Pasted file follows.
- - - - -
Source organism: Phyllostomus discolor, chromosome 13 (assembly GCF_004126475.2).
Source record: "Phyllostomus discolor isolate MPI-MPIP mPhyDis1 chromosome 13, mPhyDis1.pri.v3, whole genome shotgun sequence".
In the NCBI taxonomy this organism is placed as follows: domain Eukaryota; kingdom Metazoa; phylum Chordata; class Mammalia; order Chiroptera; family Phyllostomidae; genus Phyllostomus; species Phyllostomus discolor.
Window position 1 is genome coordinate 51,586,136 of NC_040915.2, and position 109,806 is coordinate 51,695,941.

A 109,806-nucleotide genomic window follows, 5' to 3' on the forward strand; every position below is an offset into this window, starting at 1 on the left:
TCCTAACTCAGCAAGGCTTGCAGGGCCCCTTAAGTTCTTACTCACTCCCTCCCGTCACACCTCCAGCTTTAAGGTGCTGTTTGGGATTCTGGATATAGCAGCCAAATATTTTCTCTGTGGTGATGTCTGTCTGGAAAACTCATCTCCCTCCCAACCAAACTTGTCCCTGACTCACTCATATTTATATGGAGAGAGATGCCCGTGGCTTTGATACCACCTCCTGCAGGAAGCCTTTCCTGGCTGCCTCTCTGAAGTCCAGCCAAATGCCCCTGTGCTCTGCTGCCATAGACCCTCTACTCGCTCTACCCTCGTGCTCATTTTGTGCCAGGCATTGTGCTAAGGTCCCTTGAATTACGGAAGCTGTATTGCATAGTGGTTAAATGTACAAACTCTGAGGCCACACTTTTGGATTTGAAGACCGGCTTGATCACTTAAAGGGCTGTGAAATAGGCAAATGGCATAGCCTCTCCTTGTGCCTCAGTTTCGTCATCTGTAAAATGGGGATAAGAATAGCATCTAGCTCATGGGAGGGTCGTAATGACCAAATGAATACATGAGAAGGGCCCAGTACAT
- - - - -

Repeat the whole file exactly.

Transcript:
Source organism: Phyllostomus discolor, chromosome 13 (assembly GCF_004126475.2).
Source record: "Phyllostomus discolor isolate MPI-MPIP mPhyDis1 chromosome 13, mPhyDis1.pri.v3, whole genome shotgun sequence".
In the NCBI taxonomy this organism is placed as follows: domain Eukaryota; kingdom Metazoa; phylum Chordata; class Mammalia; order Chiroptera; family Phyllostomidae; genus Phyllostomus; species Phyllostomus discolor.
Window position 1 is genome coordinate 51,586,136 of NC_040915.2, and position 109,806 is coordinate 51,695,941.

A 109,806-nucleotide genomic window follows, 5' to 3' on the forward strand; every position below is an offset into this window, starting at 1 on the left:
TCCTAACTCAGCAAGGCTTGCAGGGCCCCTTAAGTTCTTACTCACTCCCTCCCGTCACACCTCCAGCTTTAAGGTGCTGTTTGGGATTCTGGATATAGCAGCCAAATATTTTCTCTGTGGTGATGTCTGTCTGGAAAACTCATCTCCCTCCCAACCAAACTTGTCCCTGACTCACTCATATTTATATGGAGAGAGATGCCCGTGGCTTTGATACCACCTCCTGCAGGAAGCCTTTCCTGGCTGCCTCTCTGAAGTCCAGCCAAATGCCCCTGTGCTCTGCTGCCATAGACCCTCTACTCGCTCTACCCTCGTGCTCATTTTGTGCCAGGCATTGTGCTAAGGTCCCTTGAATTACGGAAGCTGTATTGCATAGTGGTTAAATGTACAAACTCTGAGGCCACACTTTTGGATTTGAAGACCGGCTTGATCACTTAAAGGGCTGTGAAATAGGCAAATGGCATAGCCTCTCCTTGTGCCTCAGTTTCGTCATCTGTAAAATGGGGATAAGAATAGCATCTAGCTCATGGGAGGGTCGTAATGACCAAATGAATACATGAGAAGGGCCCAGTACAT